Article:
It’s known that Hilton needs more brands to compete, but weaving this particular “soft brand” into the fold feels a bit like it’s more of a blanket statement kind of brand. then one with identity.
Hilton’s big move of 2017 is debuting its newest brand: Tapestry by Hilton.
The soft-brand collection marks Hilton’s 14th brand. It will initially debut with properties in8 cities. Syracuse, New York, Chicago, Nashville, Warren, New Jersey, Hampton and Indianapolis. Hilton didn’t disclose the names of those properties as of press time. The first Tapestry Collection hotel is expected to complete its conversion by the third quarter of this year.
The decision to add another brand to Hilton’s portfolio was motivated by consumer and owner feedback. Also a desire to appeal to younger consumers.
For certain trip occasions, people want something at this three to four-stars price. Point that’s something more unique. It’s not a hard brand in the sense that it relates more to its local environment.
THE SOFT BRAND CONCEPT
Tapestry Collection by Hilton, unlike a “hard” hotel brand like Hilton or Tru by Hilton, is meant to be a little undefined. Not necessarily beholden to the same strict brand standards as those aforementioned Hilton brands. Tapestry, Hilton’s other soft brand collection, is designed to appeal to independent hotel owners who yearn for access to Hilton’s more than 50 million Hilton HHonors members and its global distribution network.
There are about 15,000 independent upscale hotels around the world.
That’s a lot of properties not affiliated with any major brand. Those owners are looking for an opportunity to associate with a bigger brand to get recognition.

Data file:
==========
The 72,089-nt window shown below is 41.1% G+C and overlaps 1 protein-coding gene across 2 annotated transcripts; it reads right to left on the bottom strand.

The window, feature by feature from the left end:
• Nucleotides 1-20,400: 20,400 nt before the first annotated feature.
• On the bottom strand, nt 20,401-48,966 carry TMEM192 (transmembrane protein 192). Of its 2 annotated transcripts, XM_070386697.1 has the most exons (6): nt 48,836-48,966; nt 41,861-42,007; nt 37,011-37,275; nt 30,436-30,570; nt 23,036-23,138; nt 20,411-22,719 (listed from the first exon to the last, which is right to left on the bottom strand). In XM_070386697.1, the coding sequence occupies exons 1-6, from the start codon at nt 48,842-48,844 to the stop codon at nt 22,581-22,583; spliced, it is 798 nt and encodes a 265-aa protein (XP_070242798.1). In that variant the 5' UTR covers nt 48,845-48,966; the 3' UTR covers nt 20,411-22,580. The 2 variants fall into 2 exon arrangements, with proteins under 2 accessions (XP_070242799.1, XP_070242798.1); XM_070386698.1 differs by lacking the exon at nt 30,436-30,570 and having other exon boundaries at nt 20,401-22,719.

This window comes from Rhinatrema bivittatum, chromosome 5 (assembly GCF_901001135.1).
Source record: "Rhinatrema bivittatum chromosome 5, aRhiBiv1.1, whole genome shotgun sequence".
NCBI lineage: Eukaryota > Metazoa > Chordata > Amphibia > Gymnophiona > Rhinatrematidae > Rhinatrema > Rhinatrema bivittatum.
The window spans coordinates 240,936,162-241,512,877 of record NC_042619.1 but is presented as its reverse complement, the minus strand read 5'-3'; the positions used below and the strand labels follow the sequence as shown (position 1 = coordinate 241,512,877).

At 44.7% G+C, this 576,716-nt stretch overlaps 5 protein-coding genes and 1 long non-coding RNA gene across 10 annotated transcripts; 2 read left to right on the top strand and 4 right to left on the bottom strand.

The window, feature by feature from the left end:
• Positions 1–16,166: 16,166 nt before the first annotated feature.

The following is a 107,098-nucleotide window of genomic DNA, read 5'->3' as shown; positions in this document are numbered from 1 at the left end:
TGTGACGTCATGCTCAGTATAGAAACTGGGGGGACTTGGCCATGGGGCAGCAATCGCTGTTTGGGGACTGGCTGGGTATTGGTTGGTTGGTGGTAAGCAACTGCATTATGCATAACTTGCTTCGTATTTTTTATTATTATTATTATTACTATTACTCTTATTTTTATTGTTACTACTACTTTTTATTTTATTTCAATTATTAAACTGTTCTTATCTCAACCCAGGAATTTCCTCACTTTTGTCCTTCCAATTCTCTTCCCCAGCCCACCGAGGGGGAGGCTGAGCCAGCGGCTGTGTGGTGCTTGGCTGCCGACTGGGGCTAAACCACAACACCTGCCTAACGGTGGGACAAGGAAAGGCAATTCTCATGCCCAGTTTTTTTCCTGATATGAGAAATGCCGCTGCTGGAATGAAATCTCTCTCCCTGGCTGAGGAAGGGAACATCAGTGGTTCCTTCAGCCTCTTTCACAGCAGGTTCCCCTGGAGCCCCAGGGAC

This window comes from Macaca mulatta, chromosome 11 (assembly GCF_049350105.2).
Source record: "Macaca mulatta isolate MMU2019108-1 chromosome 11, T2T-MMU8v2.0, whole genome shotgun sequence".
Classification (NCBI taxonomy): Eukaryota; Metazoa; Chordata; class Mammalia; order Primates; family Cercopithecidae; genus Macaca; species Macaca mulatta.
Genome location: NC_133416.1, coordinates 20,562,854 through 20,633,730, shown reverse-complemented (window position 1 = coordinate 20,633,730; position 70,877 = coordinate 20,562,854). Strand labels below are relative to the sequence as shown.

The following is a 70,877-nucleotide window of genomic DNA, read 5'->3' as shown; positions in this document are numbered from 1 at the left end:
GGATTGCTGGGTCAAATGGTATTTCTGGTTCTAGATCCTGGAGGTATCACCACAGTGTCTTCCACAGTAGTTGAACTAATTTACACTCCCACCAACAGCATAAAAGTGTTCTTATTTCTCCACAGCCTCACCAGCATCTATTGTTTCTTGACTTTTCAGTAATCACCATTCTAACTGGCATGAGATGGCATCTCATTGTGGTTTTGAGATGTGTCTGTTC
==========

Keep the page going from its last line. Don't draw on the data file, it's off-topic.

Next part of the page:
News of this new brand shouldn’t be that much of a surprise to industry watchers. At Hilton’s December Investor Day, the company outlined five new brand concepts.
Economic pros and cons of soft brand collections are fairly straight forward.
They’re designed to be a win-win for both hotel management companies and independent hotel owners.
What kind of experience will Tapestry Collection deliver?
Perhaps the biggest challenge Tapestry will have as it enters this crowded space is whether it can be distinguishable enough to stand out and to appeal to owners and customers alike.
From the initial outset, Tapestry Collection’s brand positioning may not seem so clear , but maybe that’s what Hilton wants. At least from a soft brand.
Each of these hotels will be an individual, one-of-a-kind hotel. The Tapestry name came to the top because it can be associated with independent traveler looking to have a great experience.
The problem is that so many of these brands and their brand standards are, in some ways, starting to blur. And not every hotel guest is well versed in the differences. But also guests who stay in these hotels are used to certain things. The brand standards are going to blur. With soft brands it’s going to be harder.
Going forward, Hilton will also have to be careful to ensure Tapestry doesn’t target same guests as its other brands.
If Hilton’s initial promotional images for Tapestry Collection are any indication of the brand’s distinguishing features, it’s clear this is a soft brand targeted toward a more contemporary demographic. Think guys in suits on skateboards, a young couples, a Millennial with headphones wrapped around his neck, or a chic woman.
Hilton will be investing heavily into digital marketing, making sure whatever campaigns are released emphasize “the independent nature of the properties”. While also leveraging the Tapestry Collection name and Hilton’s credibility.
The ultimate success of Tapestry Collection will be measured in the number of independent owners whom Hilton can sign contracts with. And whether Hilton can deliver the guests.